It takes some hardcore survival skills to make it to the frozen wastelands of Alaska – and this butterfly has what it takes. Oeneis tanana, or the Tanana Arctic has the ability to produce antifreeze-like substances in its blood to stave off punishing Alaskan temperatures.

A scattering of tiny white freckles give the Tanana arctic butterfly a “frosted” appearance. Photo by the University of Florida/Andrew Warren

It’s the first species discovered in the state in the past 28 years, and may very well be the only endemic butterfly species to Alaska. It was hiding in plain sight, as researchers have probably seen it before several times, but they didn’t recognize it as a new species because it’s so similar to the Chryxus Arctic species.

The butterfly may have emerged as a hybrid between two other species — a very rare process for animals.

Subscribe to our newsletter and receive our new book for FREE
Join 50,000+ subscribers vaccinated against pseudoscience
Download NOW
By subscribing you agree to our Privacy Policy. Give it a try, you can unsubscribe anytime.

“Hybrid species demonstrate that animals evolved in a way that people haven’t really thought about much before, although the phenomenon is fairly well studied in plants,” said Warren, senior collections manager at the McGuire Center for Lepidoptera and Biodiversity at the Florida Museum of Natural History on the UF campus. “Scientists who study plants and fish have suggested that unglaciated parts of ancient Alaska known as Beringia, including the strip of land that once connected Asia and what’s now Alaska, served as a refuge where plants and animals waited out the last ice age and then moved eastward or southward from there. This is potentially a supporting piece of evidence for that.”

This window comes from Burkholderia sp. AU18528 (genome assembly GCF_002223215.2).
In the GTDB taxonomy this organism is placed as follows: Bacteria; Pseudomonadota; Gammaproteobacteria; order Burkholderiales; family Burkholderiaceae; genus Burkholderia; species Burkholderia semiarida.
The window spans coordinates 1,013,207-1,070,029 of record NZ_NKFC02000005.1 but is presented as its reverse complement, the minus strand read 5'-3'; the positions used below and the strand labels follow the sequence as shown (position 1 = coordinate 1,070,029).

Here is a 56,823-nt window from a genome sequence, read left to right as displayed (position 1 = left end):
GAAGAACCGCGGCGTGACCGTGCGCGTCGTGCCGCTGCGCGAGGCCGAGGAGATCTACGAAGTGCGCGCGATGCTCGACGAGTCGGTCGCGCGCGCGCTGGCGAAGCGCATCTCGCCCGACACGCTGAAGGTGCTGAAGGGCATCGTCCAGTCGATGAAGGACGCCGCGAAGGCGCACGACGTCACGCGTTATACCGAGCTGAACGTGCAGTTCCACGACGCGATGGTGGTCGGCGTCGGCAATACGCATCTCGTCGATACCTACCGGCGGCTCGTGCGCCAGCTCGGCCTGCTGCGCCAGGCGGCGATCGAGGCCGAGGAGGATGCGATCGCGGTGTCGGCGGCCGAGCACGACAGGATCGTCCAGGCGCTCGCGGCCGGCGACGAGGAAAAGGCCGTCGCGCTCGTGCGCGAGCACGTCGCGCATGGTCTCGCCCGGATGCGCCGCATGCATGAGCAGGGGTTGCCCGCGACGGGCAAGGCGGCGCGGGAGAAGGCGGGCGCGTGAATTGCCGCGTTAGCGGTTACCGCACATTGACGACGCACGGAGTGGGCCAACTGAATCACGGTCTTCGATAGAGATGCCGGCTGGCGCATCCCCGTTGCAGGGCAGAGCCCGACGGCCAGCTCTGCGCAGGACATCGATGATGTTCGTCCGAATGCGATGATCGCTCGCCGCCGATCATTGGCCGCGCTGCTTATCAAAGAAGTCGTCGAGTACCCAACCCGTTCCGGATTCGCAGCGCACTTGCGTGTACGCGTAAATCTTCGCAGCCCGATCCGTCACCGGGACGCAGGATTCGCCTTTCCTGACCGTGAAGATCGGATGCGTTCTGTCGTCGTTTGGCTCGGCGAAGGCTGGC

Furthermore, its evolution may even shed light on Alaska’s geologic past, especially regarding the events that happened during the last glaciation.

“Scientists who study plants and fish have suggested that unglaciated parts of ancient Alaska known as Beringia, including the strip of land that once connected Asia and what’s now Alaska, served as a refuge where plants and animals waited out the last ice age and then moved eastward or southward from there,” Warren explained. “This is potentially a supporting piece of evidence for that.”

However, in order to prove this theory, they first need to conduct genetic studies on the butterfly.

“Once we sequence the genome, we’ll be able to say whether any special traits helped the butterfly survive in harsh environments,” he said. “This study is just the first of what will undoubtedly be many on this cool butterfly.”

For now, Warren wants to return to Alaska, hoping to find out new clues about the butterfly, and perhaps even more species.

“New butterflies are not discovered very often in the U.S. because our fauna is relatively well-known,” Warren said. “There are around 825 species recorded from the U.S. and Canada. But with the complex geography in the western U.S., there are still going to be some surprises.”

Full study here.